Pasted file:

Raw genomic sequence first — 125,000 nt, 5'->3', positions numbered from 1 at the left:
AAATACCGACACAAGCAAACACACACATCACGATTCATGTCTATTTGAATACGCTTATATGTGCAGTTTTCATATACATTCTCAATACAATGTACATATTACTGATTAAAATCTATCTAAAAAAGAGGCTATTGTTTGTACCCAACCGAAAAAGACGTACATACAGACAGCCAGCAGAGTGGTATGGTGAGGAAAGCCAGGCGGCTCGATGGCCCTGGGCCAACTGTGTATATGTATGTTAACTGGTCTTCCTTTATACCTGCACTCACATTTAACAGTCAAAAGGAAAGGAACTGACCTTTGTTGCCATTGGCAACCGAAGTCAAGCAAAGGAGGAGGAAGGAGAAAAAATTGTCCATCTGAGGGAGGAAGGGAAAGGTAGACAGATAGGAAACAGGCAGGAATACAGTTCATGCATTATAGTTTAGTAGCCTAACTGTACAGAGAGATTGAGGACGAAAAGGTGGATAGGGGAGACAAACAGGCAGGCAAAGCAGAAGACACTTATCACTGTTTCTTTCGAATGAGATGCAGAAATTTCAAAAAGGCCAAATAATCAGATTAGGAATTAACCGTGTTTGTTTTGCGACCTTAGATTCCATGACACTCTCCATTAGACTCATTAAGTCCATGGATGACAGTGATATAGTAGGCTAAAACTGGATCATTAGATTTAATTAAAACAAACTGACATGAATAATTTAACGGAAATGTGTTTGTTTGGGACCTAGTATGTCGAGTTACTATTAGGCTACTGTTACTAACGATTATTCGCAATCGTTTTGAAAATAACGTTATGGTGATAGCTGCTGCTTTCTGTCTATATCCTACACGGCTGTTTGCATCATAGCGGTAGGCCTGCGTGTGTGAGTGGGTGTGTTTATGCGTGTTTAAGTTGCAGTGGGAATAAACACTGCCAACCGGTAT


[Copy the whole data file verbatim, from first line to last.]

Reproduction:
Raw genomic sequence first — 125,000 nt, 5'->3', positions numbered from 1 at the left:
AAATACCGACACAAGCAAACACACACATCACGATTCATGTCTATTTGAATACGCTTATATGTGCAGTTTTCATATACATTCTCAATACAATGTACATATTACTGATTAAAATCTATCTAAAAAAGAGGCTATTGTTTGTACCCAACCGAAAAAGACGTACATACAGACAGCCAGCAGAGTGGTATGGTGAGGAAAGCCAGGCGGCTCGATGGCCCTGGGCCAACTGTGTATATGTATGTTAACTGGTCTTCCTTTATACCTGCACTCACATTTAACAGTCAAAAGGAAAGGAACTGACCTTTGTTGCCATTGGCAACCGAAGTCAAGCAAAGGAGGAGGAAGGAGAAAAAATTGTCCATCTGAGGGAGGAAGGGAAAGGTAGACAGATAGGAAACAGGCAGGAATACAGTTCATGCATTATAGTTTAGTAGCCTAACTGTACAGAGAGATTGAGGACGAAAAGGTGGATAGGGGAGACAAACAGGCAGGCAAAGCAGAAGACACTTATCACTGTTTCTTTCGAATGAGATGCAGAAATTTCAAAAAGGCCAAATAATCAGATTAGGAATTAACCGTGTTTGTTTTGCGACCTTAGATTCCATGACACTCTCCATTAGACTCATTAAGTCCATGGATGACAGTGATATAGTAGGCTAAAACTGGATCATTAGATTTAATTAAAACAAACTGACATGAATAATTTAACGGAAATGTGTTTGTTTGGGACCTAGTATGTCGAGTTACTATTAGGCTACTGTTACTAACGATTATTCGCAATCGTTTTGAAAATAACGTTATGGTGATAGCTGCTGCTTTCTGTCTATATCCTACACGGCTGTTTGCATCATAGCGGTAGGCCTGCGTGTGTGAGTGGGTGTGTTTATGCGTGTTTAAGTTGCAGTGGGAATAAACACTGCCAACCGGTAT